Virginia class (CSA):
The first true “line of battle” ships to see service in the Americas, the Virginia
class was quite revolutionary for its day, but like with all warships of this era was quickly relegated to history by the torrent of technological advancement in guns, armor, and propulsion which occurred during the 1880’s and 1890’s. Worst for the CSN, the new ships would spark the naval arms race between the Americas that many historians maintain hastened the outbreak of war between the two nations (a situation which would later develop between Britain and Germany in the years leading up to the Great War).
Originally proposed in late 1876 as modified Memphis
class armored frigates, Naval Secretary Lagrange came to realize that the ships, although advanced for the time they were designed, would be obsolete by the time the last; CSS Richmond
, entered service (completion had been delayed by the outbreak of the Mexican-Confederate War in 1877).
Trying again to leapfrog their constant rival – the United States – the Confederate government turned again to their allies in the British government. Prime Minister Disraeli’s Conservatives quickly endorsed the idea of two new ironclad battleships to be built for the CSA. Events moved quickly and the keels for the ships were laid down in Portsmouth Dockyard – where the innovative HMS Devastation
had been built and upon whose design the new Confederate ships would be based.
class was 320 feet long overall, with a 64 foot beam and a nominal draft of 26 feet. They displaced 8,350 tons normal and 9,269 tons full load. They were armed with four British 12”/25 Mk.II’s in two twin turrets fore and aft. No secondary battery was fitted. They were propelled by twin shafts using two three-cylinder compound engines generating nearly 6,000 horsepower. Design speed was 14 knots and range was a respectable 5.700 nautical miles. Armor comprised a heavy belt of 14” compound armor, 3” armored deck, 14” turrets, and a 9” conning tower. Crew complement was 522.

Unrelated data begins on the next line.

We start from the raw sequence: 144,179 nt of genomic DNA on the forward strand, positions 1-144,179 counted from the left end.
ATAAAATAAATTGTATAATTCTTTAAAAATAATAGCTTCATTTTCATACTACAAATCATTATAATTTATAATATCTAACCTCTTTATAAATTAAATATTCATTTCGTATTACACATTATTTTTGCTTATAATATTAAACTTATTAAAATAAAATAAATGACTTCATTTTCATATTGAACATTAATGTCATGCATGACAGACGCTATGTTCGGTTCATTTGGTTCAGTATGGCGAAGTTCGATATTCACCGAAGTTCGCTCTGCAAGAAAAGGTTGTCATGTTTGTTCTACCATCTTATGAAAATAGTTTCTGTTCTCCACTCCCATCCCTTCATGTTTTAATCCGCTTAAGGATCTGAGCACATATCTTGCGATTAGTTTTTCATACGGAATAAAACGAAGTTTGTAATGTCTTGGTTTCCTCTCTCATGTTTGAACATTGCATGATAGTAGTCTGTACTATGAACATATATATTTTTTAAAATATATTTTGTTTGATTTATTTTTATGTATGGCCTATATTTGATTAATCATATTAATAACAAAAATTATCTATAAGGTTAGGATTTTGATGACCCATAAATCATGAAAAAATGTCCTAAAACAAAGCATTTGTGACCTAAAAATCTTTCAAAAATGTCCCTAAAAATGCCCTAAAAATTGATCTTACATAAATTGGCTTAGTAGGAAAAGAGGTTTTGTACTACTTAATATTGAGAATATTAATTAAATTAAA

commissioned in 1881 and her sister-ship CSS South Carolina
entered service a year later. They spent their entire service life in the Home Fleet based in Norfolk but traveled extensively “showing the flag” for the CSA in Central and South America as part of the Confederacy’s expanded diplomatic initiative. Considered front-line units even after the turn of the century, the Virginia’s
actually changed very little, primarily due to limitations in the original design – which was functionally obsolete by that time, having been replaced by true battleship (pre-dreadnought) types. Nevertheless, they played a significant role in the Central American Crisis (1900-1901) protecting troop convoys and engaging coastal defenses, thus freeing up more modern ships for other duties.
Both survived the brief conflict – although Virginia
was heavily damaged by shore batteries protecting the port of Puerto Cortes, Honduras, in September of 1900 – and was under repair in Mobile for nearly six months. After that the ships were kept close to Confederate home waters and were used primarily in training exercises and barracks ships due to their increasing obsolescence. Both were retired in 1906 and sold for breaking up by 1909.
Next up: Confederate protected cruisers - Persephone